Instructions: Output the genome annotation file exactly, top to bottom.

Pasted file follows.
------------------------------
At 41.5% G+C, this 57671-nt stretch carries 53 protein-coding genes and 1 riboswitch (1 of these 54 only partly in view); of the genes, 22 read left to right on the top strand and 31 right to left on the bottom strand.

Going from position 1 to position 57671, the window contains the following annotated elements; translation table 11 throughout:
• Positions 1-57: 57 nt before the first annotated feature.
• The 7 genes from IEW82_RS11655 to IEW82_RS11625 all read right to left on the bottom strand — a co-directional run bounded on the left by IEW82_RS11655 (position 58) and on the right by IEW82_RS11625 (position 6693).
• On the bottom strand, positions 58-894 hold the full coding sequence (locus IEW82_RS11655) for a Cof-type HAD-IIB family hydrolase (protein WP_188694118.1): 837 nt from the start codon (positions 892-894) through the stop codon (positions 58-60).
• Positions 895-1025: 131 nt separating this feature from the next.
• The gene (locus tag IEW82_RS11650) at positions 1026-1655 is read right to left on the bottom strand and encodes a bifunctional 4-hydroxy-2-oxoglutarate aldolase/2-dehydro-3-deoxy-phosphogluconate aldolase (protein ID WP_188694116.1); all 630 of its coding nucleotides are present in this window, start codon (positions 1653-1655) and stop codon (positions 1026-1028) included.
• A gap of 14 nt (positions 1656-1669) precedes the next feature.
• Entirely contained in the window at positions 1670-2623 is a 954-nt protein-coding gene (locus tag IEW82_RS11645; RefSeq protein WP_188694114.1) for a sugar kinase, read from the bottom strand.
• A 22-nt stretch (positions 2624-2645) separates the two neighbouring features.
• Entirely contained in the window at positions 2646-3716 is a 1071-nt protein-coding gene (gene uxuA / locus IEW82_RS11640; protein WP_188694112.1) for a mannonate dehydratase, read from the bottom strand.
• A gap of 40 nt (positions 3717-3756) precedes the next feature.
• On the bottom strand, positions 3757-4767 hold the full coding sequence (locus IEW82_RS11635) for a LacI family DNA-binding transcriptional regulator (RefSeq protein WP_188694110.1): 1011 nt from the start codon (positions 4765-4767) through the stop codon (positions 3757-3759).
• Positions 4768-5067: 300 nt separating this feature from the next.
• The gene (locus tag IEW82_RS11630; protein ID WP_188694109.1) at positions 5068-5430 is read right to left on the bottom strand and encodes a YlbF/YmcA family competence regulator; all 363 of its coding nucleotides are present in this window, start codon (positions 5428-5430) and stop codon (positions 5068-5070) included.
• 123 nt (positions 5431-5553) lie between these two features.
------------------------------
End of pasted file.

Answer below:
At 41.5% G+C, this 57671-nt stretch carries 53 protein-coding genes and 1 riboswitch (1 of these 54 only partly in view); of the genes, 22 read left to right on the top strand and 31 right to left on the bottom strand.

Going from position 1 to position 57671, the window contains the following annotated elements; translation table 11 throughout:
• Positions 1-57: 57 nt before the first annotated feature.
• The 7 genes from IEW82_RS11655 to IEW82_RS11625 all read right to left on the bottom strand — a co-directional run bounded on the left by IEW82_RS11655 (position 58) and on the right by IEW82_RS11625 (position 6693).
• On the bottom strand, positions 58-894 hold the full coding sequence (locus IEW82_RS11655) for a Cof-type HAD-IIB family hydrolase (protein WP_188694118.1): 837 nt from the start codon (positions 892-894) through the stop codon (positions 58-60).
• Positions 895-1025: 131 nt separating this feature from the next.
• The gene (locus tag IEW82_RS11650) at positions 1026-1655 is read right to left on the bottom strand and encodes a bifunctional 4-hydroxy-2-oxoglutarate aldolase/2-dehydro-3-deoxy-phosphogluconate aldolase (protein ID WP_188694116.1); all 630 of its coding nucleotides are present in this window, start codon (positions 1653-1655) and stop codon (positions 1026-1028) included.
• A gap of 14 nt (positions 1656-1669) precedes the next feature.
• Entirely contained in the window at positions 1670-2623 is a 954-nt protein-coding gene (locus tag IEW82_RS11645; RefSeq protein WP_188694114.1) for a sugar kinase, read from the bottom strand.
• A 22-nt stretch (positions 2624-2645) separates the two neighbouring features.
• Entirely contained in the window at positions 2646-3716 is a 1071-nt protein-coding gene (gene uxuA / locus IEW82_RS11640; protein WP_188694112.1) for a mannonate dehydratase, read from the bottom strand.
• A gap of 40 nt (positions 3717-3756) precedes the next feature.
• On the bottom strand, positions 3757-4767 hold the full coding sequence (locus IEW82_RS11635) for a LacI family DNA-binding transcriptional regulator (RefSeq protein WP_188694110.1): 1011 nt from the start codon (positions 4765-4767) through the stop codon (positions 3757-3759).
• Positions 4768-5067: 300 nt separating this feature from the next.
• The gene (locus tag IEW82_RS11630; protein ID WP_188694109.1) at positions 5068-5430 is read right to left on the bottom strand and encodes a YlbF/YmcA family competence regulator; all 363 of its coding nucleotides are present in this window, start codon (positions 5428-5430) and stop codon (positions 5068-5070) included.
• 123 nt (positions 5431-5553) lie between these two features.